Turns out there was no band on Thursday night, but rather, karaoke was on the docket. Well, one drink, listen to a few bad singers, and off to bed...Responsibility joined me again. So the DJ was getting set up, and a few songs were playing, and I was asked to dance. No. I was asked again by another woman. No. I was asked by a third, and I realized I may be in over my head. I asked the lady, why are you all asking me to dance? (People were dancing, there was 3 ladies celebrating birthdays, and those groups were all over the place.) She smiled at me, apologized, and said she thought that was why I was here. When I looked at her like she had stepped off a space ship, she patted my shoulder, swung her arm around the room, and said, "After all, you are the only white guy here." As I looked around, I saw she was right. (I am always thankful that God sends prostitutes into my life to remind me of the painfully obvious--and if you've heard other stories of mine in other bars in other towns--this does seem to happen with surprising regularity.)

By now the place was packed, I was sitting in the center of the room, sipping Knob Creek, and sharing my table with the drink of the guy in the table next to me (were were separated by the back of his chair), and the first singer came up. He gathered the three birthday girls in a line and sang It's Thin Line Between Love and Hate by the Persuaders. This is one of my all-time favorite songs, and this guy was spot-on. The birthday women were ecstatic, and the dancing was off the charts. At this point I realized I might need to tap into my bartender's Knob Creek in a bit...we were going to be here for awhile.

I heard a few songs, including a Junior Wells number to a grandmother celebrating her 89th Birthday, who was once in school with him, and her favorite singer. It was nicely done, and the guy singing it sounded just like Jr. Wells. Then, a young woman came to the stage. Now, most the evening had been dedicated to us old folks. Apparently, the caravan was changing overnight...She began to sing If This Isn't Love and I thought there was an earthquake. Tables and chairs were crashing, people were rushing up to the stage, and the dancing went crazy. She sang the song twice. And it just got better and better each time. By now I have texted my youngest daughter, a huge JHud fan (and also on LA time, so I knew she was up), and finished my Knob Creek. I made my way back up to the bar, but the bartender was too busy for banter, and the pink sunglasses were now resting on her tip jar. She gave me my exact drink without asking, pushing a Budweiser towards me as well. I gave her the quizzical look, and she said (over the noise it was more like lip reading)..."on me." I dropped another $5 in her jar, and said, "For new glasses...something a little more flashy." I got that million-dollar smile one more time.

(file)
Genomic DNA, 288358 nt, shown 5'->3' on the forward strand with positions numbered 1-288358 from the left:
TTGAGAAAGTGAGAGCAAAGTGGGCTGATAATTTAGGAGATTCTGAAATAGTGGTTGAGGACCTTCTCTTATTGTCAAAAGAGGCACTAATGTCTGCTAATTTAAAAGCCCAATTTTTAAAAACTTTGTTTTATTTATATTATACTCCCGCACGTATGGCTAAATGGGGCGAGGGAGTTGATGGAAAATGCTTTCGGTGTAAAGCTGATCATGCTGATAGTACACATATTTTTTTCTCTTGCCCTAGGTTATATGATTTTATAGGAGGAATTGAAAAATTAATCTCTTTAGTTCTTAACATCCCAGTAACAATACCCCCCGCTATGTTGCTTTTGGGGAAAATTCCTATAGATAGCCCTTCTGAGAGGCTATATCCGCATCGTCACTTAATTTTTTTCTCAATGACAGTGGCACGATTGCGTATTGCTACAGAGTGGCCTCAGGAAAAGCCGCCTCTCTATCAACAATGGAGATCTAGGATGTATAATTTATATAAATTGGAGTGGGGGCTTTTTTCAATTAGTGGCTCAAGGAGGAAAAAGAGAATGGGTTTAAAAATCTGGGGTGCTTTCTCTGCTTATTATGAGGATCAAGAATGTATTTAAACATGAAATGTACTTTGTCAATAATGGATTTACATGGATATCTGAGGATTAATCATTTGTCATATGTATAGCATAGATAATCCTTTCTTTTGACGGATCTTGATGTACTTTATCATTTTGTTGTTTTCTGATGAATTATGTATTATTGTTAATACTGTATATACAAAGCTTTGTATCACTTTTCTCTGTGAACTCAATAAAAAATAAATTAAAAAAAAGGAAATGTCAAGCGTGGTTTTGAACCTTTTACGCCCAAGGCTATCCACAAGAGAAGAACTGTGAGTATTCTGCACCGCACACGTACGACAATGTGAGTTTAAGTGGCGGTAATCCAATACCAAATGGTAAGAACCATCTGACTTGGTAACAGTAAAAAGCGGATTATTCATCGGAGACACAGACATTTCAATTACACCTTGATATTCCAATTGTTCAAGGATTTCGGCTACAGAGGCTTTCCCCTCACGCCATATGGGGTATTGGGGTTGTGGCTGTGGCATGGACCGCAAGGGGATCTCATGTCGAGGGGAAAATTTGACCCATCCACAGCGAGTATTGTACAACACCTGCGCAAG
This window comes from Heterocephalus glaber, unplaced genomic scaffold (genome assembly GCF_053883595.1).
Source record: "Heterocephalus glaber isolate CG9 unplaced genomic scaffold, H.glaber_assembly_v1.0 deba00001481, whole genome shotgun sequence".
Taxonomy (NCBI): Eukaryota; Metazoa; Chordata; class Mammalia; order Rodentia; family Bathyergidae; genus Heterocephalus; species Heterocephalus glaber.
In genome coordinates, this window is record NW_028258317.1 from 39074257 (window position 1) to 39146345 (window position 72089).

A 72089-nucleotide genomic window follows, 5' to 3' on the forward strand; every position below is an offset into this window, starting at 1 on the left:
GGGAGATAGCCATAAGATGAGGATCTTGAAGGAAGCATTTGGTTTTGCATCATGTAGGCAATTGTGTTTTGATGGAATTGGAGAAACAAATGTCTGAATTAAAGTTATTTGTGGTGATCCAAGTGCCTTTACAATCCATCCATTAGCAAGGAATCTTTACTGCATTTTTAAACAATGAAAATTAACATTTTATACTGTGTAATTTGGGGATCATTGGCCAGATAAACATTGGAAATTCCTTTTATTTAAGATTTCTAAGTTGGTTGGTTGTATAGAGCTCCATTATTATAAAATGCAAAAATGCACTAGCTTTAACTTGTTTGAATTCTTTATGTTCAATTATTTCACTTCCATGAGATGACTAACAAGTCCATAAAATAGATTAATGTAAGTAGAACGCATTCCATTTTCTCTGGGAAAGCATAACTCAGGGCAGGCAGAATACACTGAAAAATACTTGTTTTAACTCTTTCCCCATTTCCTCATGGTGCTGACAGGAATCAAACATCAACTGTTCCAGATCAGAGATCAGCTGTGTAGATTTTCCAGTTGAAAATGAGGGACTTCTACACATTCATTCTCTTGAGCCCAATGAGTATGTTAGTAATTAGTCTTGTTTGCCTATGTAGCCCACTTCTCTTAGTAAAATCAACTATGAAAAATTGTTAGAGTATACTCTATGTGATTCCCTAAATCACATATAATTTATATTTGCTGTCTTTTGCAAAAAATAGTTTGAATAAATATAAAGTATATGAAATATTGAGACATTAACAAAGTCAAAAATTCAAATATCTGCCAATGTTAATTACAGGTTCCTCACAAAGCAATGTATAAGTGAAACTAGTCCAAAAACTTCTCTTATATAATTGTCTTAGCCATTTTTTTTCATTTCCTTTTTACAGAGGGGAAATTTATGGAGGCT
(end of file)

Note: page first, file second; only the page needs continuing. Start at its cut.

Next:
As I turned back towards my table, I could not even see it. There were so many people dancing, moving, drinking, laughing, flirting, propositioning, and what-not that I was tempted to just leave, but as I made my way back to where I thought my table might be, I found my chair leaning up against the table, being saved. The guy behind me, with Stetson hat, silk suit, and a long cashmere scarf, smiled, and said, "I saved it for you son, as you looked like you were having a good time." I said thanks, sat down, and had another drink.

Towards the end of the hour, it's now about 1 am, I got up, and offered the chair to the guy in the hat. "You can use this chair for your wife or a beautiful woman." He laughed, nudged the lady next to him, and said, "Well, the beautiful woman already has a chair, I guess I'll leave it for my wife." We shook hands, I made my way to the door, and soon I was walking in Memphis.

There's way too many cultural and social subtexts for me to process in this evening, and I'm a theologian anyhow. But isn't it funny how God works? I start out an evening with a Nazarene feeling guilty about a beer, and end the evening feeling proud that a bartender will serve me Knob Creek, laugh at my jokes, and not embarrass me in order to get a tip. You really can't ask more from God on a night like that. I have been alone in many cities and towns across this country...but not really. I go with God's Spirit, but also with family and friends and readers like you, who remind me that no matter how crazy it gets, how weird it seems, the point of life is to make music and color the world. Memphis is a perfect city for that.

May your tables be full and your conversations be true.

1 comment: